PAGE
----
The province has chosen Clark Avenue in Thornhill as the location of the fourth stop on the Yonge North $ 5.6 billion subway extension.
Ontario Transport Minister Caroline Mulroney was joined by provincial, federal and municipal officials in the York region Friday morning to announce the decision, which was first reported by Star.
“The Yonge North Subway Extension will strengthen connectivity throughout the region, reduce travel times and greenhouse gas emissions and give more people access to fast transit. The new Clark Station is the clear choice to support all of these important benefits, ”Mulroney said in a statement.
The long-planned expansion would push TTC’s Line 1 subway north to Richmond Hill and has strong political support from elected leaders in the York region. The Ontario government and Metrolinx, the provincial agency responsible for expanding transit in the GTHA, had previously planned a version with up to six stops.
But in March, the province announced that to stay within the project budget, the number of stations was reduced to four and part of the line would be built above ground. Three “core stations” were announced at the time the province said the fourth would require further investigation.
The previously announced stations were an underground stop at Steeles Avenue on the border with Toronto and two underground stations: one at Highway 7 and Highway 407 called Bridge, and one on High Tech Road near Richmond Hill Center.
The options for the fourth station were Clark Avenue or Royal Orchard Boulevard in the York Region or Cummer Avenue in Toronto.
According to a Metrolinx analysis, the agency determined that Clark was the best choice because it “offers more benefits at lower costs with less complexity in construction.” There would be 8,100 people and 1,900 jobs within a 10-minute walk of the stop in 2041.
The version of the expansion with Clark is expected to attract 1,250 new daily riders compared to the three-stop base case, and the additional stop would cost about $ 250 million including capital work and real estate.
Provincial officials believe the addition of a fifth station to the expansion could be possible if more funding became available, with Royal Orchard the preferred option.
Markham Mayor Frank Scarpitti, a longtime boost of the metro plan, said in the announcement that the extra station at Clark at the border between Markham and Vaughan would connect the two communities and serve the area’s development plans.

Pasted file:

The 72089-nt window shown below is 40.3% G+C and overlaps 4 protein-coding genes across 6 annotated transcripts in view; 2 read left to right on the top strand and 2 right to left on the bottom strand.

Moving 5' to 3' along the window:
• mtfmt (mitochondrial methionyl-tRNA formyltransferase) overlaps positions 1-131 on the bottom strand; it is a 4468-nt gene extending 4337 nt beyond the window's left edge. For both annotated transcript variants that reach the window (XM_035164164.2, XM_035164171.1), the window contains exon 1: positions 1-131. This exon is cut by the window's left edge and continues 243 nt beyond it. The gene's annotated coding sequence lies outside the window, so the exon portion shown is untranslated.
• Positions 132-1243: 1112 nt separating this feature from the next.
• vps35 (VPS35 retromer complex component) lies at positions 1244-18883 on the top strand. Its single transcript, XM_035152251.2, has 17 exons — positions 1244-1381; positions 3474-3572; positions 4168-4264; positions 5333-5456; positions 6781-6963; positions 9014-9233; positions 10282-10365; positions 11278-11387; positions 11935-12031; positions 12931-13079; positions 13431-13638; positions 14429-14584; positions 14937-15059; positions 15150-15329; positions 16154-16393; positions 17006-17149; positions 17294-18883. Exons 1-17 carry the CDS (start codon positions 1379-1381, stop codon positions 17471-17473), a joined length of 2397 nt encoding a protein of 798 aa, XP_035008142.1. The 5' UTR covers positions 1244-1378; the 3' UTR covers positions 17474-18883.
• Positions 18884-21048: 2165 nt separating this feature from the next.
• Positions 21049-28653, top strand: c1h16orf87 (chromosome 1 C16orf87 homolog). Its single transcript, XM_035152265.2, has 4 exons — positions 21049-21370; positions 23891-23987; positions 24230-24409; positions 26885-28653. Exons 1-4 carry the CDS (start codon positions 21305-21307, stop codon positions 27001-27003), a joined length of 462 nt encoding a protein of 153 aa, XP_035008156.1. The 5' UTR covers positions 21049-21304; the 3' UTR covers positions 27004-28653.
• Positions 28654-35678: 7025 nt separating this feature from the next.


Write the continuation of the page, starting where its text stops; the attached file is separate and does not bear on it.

“A Clark station was always imagined as part of the Yonge North Subway Extension, so we are very pleased that it has finally been approved today,” he said. Scarpitti added that he hoped a station at the Royal Orchard would also be included.
Like the previous three-stop version of the expansion, the cost of the four-stop design outweighs the benefits. Metrolinx predicts that every $ 1 spent on the new station will provide 60 cents benefits, such as improvements in local travel times and congestion.
With 2,500 riders in total expected to use Clark at the busiest hour each day, the stop will also be far less busy than many existing TTC subway stations. Before the pandemic, demand at TTC’s busiest station, Bloor-Yonge, reached more than 28,000 an hour in a single direction.
Provincial officials, speaking on the background, said the government believes the Yonge expansion and Clark station are still worth doing because of the indirect benefits it would provide, including creating construction sites.
In Friday’s announcement, Mulroney said the government’s spending on the project was justified because in addition to providing more transit, it would benefit the region in ways not captured in Metrolinx’s analysis.
“Our government is committed to the Yonge North Subway Extension because we know it will create the connection that the people of the York Region have been looking for for so long,” she said, adding that the subway would improve the quality of life of local residents by to facilitate access to employment and training opportunities.
The choice of Clark leaves unusually long intervals between stops of the 8-kilometer extension. The two northernmost stops at High Tech and Bridge would be about 400 meters apart, with Clark approx. 3.5 kilometers to the south. Steele’s station would be a mile south of Clark.
The province has said they hope to start construction of the expansion by 2023, with completion scheduled for 2029 or 2030 after the Ontario line goes live.
In May, the federal government announced it would help fund Yonge North as part of a $ 10.7 billion contribution to Prime Minister Doug Ford’s Toronto transit plans.